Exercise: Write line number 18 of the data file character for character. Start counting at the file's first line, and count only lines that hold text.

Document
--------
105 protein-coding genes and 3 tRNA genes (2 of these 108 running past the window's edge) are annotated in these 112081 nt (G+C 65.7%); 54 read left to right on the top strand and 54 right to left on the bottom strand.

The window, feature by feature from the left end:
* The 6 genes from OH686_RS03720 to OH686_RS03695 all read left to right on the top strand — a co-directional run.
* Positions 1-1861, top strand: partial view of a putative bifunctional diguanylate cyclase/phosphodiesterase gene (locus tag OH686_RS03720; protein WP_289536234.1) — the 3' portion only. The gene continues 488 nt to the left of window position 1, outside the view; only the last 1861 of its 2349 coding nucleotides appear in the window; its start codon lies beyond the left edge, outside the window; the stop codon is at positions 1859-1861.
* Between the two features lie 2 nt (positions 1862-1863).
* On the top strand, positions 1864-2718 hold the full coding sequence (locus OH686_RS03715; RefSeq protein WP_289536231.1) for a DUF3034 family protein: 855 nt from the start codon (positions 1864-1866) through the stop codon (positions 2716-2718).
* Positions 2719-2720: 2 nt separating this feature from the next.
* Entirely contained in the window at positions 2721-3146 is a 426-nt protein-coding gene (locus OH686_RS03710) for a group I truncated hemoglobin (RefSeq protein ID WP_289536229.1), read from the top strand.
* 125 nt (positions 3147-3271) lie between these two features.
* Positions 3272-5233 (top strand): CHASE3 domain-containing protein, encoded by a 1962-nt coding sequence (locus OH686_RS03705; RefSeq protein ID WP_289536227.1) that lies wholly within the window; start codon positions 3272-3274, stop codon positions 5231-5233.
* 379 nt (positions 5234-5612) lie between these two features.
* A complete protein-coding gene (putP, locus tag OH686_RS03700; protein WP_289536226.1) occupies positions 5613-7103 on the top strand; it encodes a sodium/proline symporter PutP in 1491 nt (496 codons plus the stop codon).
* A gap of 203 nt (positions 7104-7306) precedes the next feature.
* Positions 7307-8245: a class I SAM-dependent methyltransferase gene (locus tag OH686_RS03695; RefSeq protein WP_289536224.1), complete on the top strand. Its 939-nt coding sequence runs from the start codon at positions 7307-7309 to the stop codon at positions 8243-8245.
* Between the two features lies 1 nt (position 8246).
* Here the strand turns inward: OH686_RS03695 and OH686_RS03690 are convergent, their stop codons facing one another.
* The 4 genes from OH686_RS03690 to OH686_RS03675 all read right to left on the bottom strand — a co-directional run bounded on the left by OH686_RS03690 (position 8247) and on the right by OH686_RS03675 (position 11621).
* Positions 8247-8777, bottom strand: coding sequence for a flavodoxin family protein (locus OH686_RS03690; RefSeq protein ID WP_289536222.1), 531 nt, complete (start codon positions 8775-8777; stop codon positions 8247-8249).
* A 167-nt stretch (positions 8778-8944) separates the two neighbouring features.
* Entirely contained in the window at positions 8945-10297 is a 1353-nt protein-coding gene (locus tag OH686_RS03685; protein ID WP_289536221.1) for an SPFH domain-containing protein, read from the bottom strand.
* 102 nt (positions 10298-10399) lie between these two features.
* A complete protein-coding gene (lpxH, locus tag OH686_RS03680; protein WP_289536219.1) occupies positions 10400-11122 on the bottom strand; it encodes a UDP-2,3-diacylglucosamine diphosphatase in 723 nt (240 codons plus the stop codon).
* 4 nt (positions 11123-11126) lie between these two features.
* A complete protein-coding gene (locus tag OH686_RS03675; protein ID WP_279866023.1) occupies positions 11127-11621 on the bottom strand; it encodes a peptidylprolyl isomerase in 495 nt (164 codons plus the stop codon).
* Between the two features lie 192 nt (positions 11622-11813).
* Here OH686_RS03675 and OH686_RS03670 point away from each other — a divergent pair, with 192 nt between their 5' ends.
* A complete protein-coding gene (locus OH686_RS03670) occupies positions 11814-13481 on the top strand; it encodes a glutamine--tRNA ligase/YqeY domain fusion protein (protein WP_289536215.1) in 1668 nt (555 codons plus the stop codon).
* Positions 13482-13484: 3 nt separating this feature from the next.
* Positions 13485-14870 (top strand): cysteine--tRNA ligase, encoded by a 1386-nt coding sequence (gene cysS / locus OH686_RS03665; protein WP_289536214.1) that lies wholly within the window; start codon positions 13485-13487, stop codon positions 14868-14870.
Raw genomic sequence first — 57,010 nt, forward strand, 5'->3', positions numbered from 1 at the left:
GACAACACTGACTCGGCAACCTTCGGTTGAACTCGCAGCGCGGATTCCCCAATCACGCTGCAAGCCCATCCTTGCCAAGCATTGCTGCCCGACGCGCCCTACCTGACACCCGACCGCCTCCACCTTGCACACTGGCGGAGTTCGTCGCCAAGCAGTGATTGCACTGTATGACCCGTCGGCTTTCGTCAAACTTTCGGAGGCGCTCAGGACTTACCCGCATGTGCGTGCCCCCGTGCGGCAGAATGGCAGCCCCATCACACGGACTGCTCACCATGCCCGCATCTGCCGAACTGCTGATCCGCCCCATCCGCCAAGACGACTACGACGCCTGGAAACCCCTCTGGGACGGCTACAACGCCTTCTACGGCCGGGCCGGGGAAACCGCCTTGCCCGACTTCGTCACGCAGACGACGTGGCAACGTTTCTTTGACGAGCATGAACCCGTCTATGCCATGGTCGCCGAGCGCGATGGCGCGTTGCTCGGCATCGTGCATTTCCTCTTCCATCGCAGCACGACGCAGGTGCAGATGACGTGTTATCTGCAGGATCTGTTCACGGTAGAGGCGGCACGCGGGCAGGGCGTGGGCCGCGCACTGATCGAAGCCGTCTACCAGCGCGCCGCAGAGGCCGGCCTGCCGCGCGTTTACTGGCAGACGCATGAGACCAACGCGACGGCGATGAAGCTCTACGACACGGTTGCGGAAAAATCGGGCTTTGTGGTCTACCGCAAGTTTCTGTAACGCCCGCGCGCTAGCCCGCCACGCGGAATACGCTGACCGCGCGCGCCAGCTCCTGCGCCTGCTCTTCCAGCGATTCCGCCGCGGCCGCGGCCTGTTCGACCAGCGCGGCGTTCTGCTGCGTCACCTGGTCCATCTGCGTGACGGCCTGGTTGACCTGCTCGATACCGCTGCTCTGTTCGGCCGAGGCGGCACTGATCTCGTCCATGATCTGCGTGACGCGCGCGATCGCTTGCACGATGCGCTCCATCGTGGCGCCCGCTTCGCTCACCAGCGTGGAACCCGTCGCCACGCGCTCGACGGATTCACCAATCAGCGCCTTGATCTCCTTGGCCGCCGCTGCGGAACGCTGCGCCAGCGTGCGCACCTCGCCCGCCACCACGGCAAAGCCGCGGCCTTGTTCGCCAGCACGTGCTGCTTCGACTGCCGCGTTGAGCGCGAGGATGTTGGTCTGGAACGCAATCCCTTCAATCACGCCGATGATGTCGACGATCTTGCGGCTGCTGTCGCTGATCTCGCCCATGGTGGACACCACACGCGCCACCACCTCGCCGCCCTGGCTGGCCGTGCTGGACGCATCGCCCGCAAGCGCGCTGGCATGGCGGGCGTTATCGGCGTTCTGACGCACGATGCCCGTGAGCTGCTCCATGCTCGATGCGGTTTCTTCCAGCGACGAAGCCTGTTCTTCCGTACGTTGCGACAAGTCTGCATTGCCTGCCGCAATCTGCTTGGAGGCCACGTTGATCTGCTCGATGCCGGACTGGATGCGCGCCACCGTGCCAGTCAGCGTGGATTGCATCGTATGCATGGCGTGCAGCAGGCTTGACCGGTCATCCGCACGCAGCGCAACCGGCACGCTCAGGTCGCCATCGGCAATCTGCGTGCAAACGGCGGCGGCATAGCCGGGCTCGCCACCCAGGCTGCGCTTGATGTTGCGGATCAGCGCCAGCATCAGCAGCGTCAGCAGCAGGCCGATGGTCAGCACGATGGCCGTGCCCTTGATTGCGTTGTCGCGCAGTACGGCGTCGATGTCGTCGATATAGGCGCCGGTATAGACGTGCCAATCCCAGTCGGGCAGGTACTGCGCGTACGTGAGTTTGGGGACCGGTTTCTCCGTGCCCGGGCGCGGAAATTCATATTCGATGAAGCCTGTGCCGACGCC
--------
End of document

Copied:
* Positions 8247-8777, bottom strand: coding sequence for a flavodoxin family protein (locus OH686_RS03690; RefSeq protein ID WP_289536222.1), 531 nt, complete (start codon positions 8775-8777; stop codon positions 8247-8249).